Trucks are big, bold, and highly capable, making it easy and tempting to buy too much machine. A good place to start when selecting a pickup truck is with a realistic assessment of your actual needs. If you’re not planning to carry multi-ton loads or pull a very heavy trailer, you probably don’t need a full-sized, heavy-duty pickup truck. A lighter-duty full-sized truck or even a compact/midsized pickup should fit the bill. If you don’t need to haul dirty cargo such as construction debris, mulch, or manure, another vehicle type, such as a minivan or an SUV, could be a better choice. If you only need a pickup once in a while, for some specific task, you might be better off renting one for these occasions rather than buying one and making it do double duty as a family car.
What to Know
If the truck will serve as both a workhorse and a family transport, though, then consider an extended-cab or crew-cab model with four doors. That’s probably the most common configuration these days. If you plan to drive in snow, deep mud, or more than a short distance off road, you should choose four-wheel drive.
Pickup trucks come in endless permutations: full-sized or compact; long bed or short; regular, extended, or crew cab; two door or four; two- or four-wheel drive; standard or automatic transmission; and so on. Engines range from small four-cylinders and V6s to V8s and big diesels. Base prices range from $20,000 to almost $60,000.
Full-sized pickups, sometimes called half-ton trucks—by far the biggest-selling type—carry the designation 1500 in the case of the Chevrolet Silverado, GMC Sierra, and Ram, and 150 in Ford’s parlance. Heavier-duty trucks are designated 2500, 3500 (or F-250, F-350), and so forth. The terms “half-ton” for the 1500s and “three-quarter-ton” for the 2500s are widely used, obsolete holdovers from decades ago when the number referred to the maximum cargo weight capacity. Conversationally, the 2500-series and heavier trucks are known as “heavy duty,” but that’s not technically correct, either. The U.S. government considers any truck that weighs less than 14,000 pounds, including 3500-series, to be a light-duty truck. But we’ll continue to refer to 2500-series trucks as “heavy duty” because they are serious workhorses.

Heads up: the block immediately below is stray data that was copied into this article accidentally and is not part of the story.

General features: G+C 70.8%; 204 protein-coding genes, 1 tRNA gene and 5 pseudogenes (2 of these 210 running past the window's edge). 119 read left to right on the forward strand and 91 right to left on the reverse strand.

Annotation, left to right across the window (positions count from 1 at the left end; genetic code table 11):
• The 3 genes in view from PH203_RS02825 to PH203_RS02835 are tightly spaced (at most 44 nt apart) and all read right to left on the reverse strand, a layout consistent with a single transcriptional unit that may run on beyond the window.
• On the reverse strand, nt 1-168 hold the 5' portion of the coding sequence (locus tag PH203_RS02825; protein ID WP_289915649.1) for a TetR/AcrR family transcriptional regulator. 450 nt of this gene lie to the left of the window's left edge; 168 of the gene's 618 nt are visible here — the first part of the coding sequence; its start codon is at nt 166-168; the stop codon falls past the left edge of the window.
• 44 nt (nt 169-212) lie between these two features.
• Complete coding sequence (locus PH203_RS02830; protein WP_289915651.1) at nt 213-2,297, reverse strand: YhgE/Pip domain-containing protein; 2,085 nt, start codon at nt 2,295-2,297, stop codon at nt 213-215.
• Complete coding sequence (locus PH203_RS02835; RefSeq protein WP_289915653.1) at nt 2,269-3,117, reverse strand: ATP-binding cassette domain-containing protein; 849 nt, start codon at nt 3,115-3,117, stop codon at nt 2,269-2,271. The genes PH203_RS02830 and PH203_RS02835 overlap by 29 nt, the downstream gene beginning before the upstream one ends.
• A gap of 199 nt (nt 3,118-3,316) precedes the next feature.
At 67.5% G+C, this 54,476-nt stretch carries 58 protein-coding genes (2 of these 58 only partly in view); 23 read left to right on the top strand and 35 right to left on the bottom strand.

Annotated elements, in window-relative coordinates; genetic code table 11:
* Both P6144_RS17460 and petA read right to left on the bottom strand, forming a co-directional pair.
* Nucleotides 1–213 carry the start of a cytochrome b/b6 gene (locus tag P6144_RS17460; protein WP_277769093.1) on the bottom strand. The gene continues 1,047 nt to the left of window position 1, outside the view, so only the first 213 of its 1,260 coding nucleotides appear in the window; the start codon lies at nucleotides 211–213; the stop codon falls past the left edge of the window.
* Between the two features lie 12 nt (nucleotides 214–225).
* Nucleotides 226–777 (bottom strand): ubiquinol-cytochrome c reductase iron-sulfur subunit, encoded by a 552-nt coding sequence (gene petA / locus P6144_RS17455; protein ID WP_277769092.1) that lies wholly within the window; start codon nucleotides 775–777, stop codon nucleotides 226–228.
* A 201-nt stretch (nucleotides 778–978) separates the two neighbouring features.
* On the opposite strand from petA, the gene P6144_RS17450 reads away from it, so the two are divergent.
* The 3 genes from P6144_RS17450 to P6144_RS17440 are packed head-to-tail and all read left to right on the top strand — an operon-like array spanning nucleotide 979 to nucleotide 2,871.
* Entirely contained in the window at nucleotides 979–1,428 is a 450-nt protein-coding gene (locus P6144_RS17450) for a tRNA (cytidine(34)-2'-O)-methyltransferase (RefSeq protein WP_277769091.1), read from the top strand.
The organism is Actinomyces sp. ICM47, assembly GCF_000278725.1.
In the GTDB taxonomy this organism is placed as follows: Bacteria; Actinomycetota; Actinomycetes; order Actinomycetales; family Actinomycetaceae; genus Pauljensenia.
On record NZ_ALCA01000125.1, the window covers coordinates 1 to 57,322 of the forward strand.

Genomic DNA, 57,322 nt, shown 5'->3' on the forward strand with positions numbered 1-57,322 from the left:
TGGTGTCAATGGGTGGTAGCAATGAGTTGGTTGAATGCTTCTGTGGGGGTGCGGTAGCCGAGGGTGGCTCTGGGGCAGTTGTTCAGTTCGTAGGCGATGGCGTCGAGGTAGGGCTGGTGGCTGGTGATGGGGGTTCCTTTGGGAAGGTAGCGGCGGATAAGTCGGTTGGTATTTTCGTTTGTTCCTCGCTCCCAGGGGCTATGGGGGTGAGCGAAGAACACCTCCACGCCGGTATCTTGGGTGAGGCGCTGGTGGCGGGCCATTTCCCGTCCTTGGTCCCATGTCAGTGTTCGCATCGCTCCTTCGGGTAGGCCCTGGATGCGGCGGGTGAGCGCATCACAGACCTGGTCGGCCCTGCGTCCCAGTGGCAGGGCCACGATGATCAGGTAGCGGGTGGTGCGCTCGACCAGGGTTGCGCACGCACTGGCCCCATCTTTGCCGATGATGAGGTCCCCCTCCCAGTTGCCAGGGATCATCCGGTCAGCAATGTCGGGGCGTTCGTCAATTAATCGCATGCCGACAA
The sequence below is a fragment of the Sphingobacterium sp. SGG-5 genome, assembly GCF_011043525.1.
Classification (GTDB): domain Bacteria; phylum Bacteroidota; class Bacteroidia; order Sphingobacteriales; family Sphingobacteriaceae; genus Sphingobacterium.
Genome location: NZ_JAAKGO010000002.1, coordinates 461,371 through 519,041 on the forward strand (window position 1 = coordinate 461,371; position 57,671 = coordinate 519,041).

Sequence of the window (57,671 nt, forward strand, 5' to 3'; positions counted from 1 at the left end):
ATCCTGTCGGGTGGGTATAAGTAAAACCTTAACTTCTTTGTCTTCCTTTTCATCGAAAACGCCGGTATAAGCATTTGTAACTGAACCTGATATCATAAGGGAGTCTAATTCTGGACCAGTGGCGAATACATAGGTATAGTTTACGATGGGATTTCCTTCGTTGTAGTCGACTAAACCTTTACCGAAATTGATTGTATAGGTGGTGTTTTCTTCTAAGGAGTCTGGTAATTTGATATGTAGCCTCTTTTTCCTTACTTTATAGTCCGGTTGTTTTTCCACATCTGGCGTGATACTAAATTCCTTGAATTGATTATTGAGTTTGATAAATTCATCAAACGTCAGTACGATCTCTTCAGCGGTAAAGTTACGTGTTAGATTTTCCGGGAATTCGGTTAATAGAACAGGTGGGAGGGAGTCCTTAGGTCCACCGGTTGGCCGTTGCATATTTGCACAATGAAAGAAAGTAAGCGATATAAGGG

Considering their vast sales volumes, there aren’t all that many pickup truck brands to choose from. Ford and Chevrolet/GMC are the largest sellers, followed by Ram (formerly known as Dodge). The Japanese brands have a smaller role, led by Toyota and, with far fewer sales, Nissan and Honda. Hyundai is expected to join the segment.
Key Things to Consider
Even within the variety of basic configurations, pickups can differ greatly in price, fuel economy, comfort, performance, safety, and reliability. Some of those factors can be interlinked. The best fuel economy goes hand in hand with lighter weight, smaller size, and modest power. Likewise, a heavy trailer demands a heavy truck, with an accompanying fuel-economy penalty. Plus, in our testing, we find that the more heavy-duty a truck is, the worse it tends to ride. The most capable trucks have dual rear wheels, with rear fenders that stick out about 8 inches from either side of the truck. These extreme machines are difficult to maneuver.